In Your Cart: Explores Multi vs. Whole Grain Labeling

Product Comparisons: Pasta, Crackers, Chips

It seems that no matter which aisle I turn down the grocery store these days, new products are popping up with the word multi and whole grain on them. I'm used to seeing the label in the bread aisle, but now it's everywhere. What does this mean and why is it important to me?

Whole grains still include the bran and germ parts of the plant where all of the good vitamins and minerals grow. Multigrain products are made from refined grains that have removed these healthy plant parts and often have brown food coloring added to confuse us into thinking they are healthy.

The 2010 Dietary Guidelines for Americans recommends that at least half of the all the grains we eat are whole grains (not multi grains). Think of what that potentially represents in profit to food manufacturers who change their grain from the less healthy refined grains to the vitamin, mineral rich whole grain or for those who confuse you into thinking their multigrain is the healthy whole grain. Whole grains are good for us because they have been linked to a lower risk of heart disease, diabetes, certain cancers, GI health and healthy weight management.

Multigrain Examples


Keebler Minis Original: 0 grams fiber, 1st ingredient enriched flour,

Keebler Club Minis Multigrain: < 1 gram fiber, 1st ingredient enriched flour

Leave it out of the cart


Pringles Regular: 1 gram fiber, 1st ingredient dried potatoes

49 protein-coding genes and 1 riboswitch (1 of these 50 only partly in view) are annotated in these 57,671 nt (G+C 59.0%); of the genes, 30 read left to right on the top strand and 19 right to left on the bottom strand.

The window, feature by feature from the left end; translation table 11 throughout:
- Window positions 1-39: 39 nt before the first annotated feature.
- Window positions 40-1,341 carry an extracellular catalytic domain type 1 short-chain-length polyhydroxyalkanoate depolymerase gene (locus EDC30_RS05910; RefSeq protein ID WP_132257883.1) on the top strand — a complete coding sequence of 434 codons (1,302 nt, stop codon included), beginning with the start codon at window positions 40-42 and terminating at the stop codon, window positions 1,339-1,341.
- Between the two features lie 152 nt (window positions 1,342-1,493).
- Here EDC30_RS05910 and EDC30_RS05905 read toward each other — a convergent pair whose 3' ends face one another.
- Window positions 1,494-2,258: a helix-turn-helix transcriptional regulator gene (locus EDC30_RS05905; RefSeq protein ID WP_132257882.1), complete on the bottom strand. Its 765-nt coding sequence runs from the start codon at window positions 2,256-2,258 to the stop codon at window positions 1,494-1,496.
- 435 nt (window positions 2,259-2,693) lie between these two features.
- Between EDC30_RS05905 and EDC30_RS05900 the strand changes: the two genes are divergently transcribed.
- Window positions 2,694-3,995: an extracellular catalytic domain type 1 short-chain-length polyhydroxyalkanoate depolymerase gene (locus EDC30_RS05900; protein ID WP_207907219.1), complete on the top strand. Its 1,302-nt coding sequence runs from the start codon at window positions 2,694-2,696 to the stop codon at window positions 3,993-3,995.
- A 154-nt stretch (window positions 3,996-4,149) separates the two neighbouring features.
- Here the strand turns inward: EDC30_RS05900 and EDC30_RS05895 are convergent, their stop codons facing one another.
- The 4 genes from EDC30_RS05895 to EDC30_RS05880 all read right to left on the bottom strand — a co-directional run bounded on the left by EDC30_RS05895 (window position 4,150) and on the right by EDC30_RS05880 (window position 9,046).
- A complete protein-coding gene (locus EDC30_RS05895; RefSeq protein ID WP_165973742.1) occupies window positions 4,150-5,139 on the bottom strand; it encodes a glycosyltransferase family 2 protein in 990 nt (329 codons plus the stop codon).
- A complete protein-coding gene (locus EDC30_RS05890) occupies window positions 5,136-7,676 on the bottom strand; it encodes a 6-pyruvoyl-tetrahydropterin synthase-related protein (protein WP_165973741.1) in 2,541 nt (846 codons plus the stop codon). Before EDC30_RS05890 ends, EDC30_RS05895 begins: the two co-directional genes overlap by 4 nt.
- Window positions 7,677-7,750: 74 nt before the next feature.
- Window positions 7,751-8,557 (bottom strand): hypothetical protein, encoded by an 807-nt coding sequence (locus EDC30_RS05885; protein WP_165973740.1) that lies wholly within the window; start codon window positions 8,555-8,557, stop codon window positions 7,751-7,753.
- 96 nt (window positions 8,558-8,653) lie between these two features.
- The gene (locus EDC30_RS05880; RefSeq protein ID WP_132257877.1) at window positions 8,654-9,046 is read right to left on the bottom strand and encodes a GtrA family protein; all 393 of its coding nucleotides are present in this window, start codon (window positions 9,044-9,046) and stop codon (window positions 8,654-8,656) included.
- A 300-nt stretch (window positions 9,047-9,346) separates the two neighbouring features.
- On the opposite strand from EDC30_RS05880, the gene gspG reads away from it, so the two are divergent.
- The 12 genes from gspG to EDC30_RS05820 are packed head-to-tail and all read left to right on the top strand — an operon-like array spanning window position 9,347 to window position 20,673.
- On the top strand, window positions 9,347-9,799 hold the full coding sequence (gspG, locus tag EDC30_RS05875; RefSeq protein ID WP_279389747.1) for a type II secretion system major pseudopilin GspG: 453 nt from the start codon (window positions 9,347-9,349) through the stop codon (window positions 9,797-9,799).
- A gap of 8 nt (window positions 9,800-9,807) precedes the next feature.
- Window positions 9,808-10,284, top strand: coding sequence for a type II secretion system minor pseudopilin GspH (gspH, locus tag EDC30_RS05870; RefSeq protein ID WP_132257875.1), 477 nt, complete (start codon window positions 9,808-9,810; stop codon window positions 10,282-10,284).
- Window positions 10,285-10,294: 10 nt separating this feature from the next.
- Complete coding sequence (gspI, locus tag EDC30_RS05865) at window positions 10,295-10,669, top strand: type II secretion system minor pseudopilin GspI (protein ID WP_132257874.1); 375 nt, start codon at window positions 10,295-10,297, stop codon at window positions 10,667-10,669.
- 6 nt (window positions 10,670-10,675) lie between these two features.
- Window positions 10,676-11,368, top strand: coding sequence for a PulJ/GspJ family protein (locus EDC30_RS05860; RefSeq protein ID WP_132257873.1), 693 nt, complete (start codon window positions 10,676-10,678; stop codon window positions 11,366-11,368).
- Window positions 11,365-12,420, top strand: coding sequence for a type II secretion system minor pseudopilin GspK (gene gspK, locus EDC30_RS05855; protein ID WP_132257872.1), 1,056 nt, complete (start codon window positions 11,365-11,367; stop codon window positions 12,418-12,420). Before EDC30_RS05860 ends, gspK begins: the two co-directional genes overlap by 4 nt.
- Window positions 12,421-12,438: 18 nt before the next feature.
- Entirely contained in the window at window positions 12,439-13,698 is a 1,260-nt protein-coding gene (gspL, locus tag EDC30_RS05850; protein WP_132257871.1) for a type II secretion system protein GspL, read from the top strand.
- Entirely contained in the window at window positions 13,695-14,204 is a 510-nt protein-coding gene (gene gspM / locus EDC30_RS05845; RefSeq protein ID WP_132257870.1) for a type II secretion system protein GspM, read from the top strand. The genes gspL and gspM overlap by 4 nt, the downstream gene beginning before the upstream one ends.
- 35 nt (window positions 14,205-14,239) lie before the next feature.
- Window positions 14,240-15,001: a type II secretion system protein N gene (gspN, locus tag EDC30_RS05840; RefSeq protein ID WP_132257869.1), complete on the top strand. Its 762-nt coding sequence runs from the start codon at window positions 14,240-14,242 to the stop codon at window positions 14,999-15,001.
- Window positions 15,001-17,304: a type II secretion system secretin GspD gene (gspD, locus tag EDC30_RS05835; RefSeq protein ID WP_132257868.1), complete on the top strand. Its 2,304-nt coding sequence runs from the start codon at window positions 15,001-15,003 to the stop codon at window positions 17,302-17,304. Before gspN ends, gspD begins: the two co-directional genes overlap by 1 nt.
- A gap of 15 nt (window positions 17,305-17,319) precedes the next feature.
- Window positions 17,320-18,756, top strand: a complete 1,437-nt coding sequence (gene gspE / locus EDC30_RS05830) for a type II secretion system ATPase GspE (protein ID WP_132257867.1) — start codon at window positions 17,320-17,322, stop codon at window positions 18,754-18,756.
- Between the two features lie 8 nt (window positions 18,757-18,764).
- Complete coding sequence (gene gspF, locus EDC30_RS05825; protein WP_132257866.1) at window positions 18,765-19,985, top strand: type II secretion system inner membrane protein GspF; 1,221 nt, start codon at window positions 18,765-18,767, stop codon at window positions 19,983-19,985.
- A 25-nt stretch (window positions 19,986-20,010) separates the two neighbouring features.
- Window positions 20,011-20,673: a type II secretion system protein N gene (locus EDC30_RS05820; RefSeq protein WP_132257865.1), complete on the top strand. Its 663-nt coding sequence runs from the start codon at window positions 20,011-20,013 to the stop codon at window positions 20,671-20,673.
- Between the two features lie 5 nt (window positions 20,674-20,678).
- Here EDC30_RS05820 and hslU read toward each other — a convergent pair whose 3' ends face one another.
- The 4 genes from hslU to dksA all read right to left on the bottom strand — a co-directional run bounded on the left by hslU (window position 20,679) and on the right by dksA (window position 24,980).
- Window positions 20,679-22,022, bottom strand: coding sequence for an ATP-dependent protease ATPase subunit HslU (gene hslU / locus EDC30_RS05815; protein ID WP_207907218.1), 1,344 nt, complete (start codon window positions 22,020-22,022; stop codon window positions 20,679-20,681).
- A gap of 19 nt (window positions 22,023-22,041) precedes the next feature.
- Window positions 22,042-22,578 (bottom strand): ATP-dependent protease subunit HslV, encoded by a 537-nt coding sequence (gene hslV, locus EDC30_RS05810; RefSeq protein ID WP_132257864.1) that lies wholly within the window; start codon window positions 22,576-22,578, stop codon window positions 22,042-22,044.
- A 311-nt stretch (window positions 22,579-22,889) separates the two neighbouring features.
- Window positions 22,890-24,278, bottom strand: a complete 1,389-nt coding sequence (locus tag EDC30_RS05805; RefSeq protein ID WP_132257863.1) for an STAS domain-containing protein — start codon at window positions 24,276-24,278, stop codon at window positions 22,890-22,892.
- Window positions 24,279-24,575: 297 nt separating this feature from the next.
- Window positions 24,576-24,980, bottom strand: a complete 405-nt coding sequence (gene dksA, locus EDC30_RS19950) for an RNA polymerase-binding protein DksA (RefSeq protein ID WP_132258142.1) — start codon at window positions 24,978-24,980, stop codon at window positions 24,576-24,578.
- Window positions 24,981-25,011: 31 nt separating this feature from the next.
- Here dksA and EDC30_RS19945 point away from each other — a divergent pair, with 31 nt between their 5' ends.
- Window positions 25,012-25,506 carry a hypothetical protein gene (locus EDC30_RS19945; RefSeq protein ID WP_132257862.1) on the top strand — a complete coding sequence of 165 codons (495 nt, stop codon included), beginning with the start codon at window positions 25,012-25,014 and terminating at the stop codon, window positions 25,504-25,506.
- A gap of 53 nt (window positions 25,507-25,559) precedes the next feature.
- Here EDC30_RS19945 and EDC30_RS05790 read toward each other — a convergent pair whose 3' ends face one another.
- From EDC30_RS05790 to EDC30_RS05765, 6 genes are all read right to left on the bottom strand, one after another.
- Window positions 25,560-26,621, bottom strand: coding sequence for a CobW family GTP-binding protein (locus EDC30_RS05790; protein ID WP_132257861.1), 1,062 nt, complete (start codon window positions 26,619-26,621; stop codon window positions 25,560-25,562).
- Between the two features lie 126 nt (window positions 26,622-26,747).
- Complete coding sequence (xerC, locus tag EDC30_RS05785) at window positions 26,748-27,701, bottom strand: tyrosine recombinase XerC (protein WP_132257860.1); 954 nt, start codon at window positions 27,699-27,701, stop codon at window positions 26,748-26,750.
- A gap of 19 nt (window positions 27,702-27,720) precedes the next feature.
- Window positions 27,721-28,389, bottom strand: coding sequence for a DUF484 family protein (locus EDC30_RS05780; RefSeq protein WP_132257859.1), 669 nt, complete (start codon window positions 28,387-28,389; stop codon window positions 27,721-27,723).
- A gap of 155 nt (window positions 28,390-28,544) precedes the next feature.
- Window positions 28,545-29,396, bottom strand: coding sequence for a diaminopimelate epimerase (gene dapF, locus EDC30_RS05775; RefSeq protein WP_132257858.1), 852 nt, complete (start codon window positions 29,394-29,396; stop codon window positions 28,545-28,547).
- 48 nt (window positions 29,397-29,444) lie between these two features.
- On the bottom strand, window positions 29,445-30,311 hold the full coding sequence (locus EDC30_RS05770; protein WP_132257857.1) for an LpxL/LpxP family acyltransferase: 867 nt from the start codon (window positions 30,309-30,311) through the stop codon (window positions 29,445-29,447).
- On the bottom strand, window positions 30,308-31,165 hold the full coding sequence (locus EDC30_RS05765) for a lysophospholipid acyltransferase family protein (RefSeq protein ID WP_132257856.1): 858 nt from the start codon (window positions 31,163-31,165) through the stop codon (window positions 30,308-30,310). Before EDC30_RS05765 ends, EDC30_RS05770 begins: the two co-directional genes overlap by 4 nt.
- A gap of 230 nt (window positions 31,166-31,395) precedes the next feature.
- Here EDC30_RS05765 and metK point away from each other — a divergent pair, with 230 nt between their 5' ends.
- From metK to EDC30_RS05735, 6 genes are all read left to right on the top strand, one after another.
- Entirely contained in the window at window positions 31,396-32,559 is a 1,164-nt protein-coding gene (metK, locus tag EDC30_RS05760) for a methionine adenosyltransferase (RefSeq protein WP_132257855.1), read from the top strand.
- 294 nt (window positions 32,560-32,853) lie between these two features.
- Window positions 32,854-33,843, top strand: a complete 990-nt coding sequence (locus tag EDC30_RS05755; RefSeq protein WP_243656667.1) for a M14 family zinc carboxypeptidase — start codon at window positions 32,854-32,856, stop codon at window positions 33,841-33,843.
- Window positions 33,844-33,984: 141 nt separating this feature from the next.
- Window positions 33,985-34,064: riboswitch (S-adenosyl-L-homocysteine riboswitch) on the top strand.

Pringles Multigrain: 1 gram fiber, 1st ingredient rice flour,

Leave it out of the cart

Whole Grain Examples

Kraft Macaroni & Cheese Regular: 2 grams of fiber, 1st ingredient enriched macaroni

Kraft Macaroni & Cheese Whole Grain: 5 grams of fiber, 1st ingredient

enriched pasta with whole wheat flour. This is a keeper, just make sure you prepare it with low fat milk and soft tub margarine.

Barilla Spaghetti Regular: 2 grams of fiber

Barilla Whole Grain Spaghetti: 6 grams of fiber

This is a keeper. Add fresh diced tomatoes,

onions and peppers to a ready made sauce to

further amp up the fiber and nutrition and

dilute out the sodium.

How much whole grain do we need each day? According to the American Heart Association the range is 25-38 grams of fiber/day with women representing the lower end of the range, and men on the higher end. Unfortunately the average female only gets 14 grams of fiber/day and the average male only gets 18 grams. That's roughly ½ of what is considered a healthy serving.

Let's review one more time why whole grains are so much better for us:

  • Heart disease: lower cholesterol
  • Diabetes: slow down the rise of blood sugar after eating a meal
  • Cancer and GI health: acts like a tooth brush in the GI tract
  • Weight: makes you feel fuller longer

It's important to increase your fiber intake slowly and drink plenty of fluids because fiber works by absorbing fluids. Other goods sources of fiber include any plant, otherwise known as the fruit and vegetable aisle.

Courtesy of:

Sheryl Lozicki is a Registered Dietitian at Saint Mary's Health Care and the Director of Nutrition and Wellness.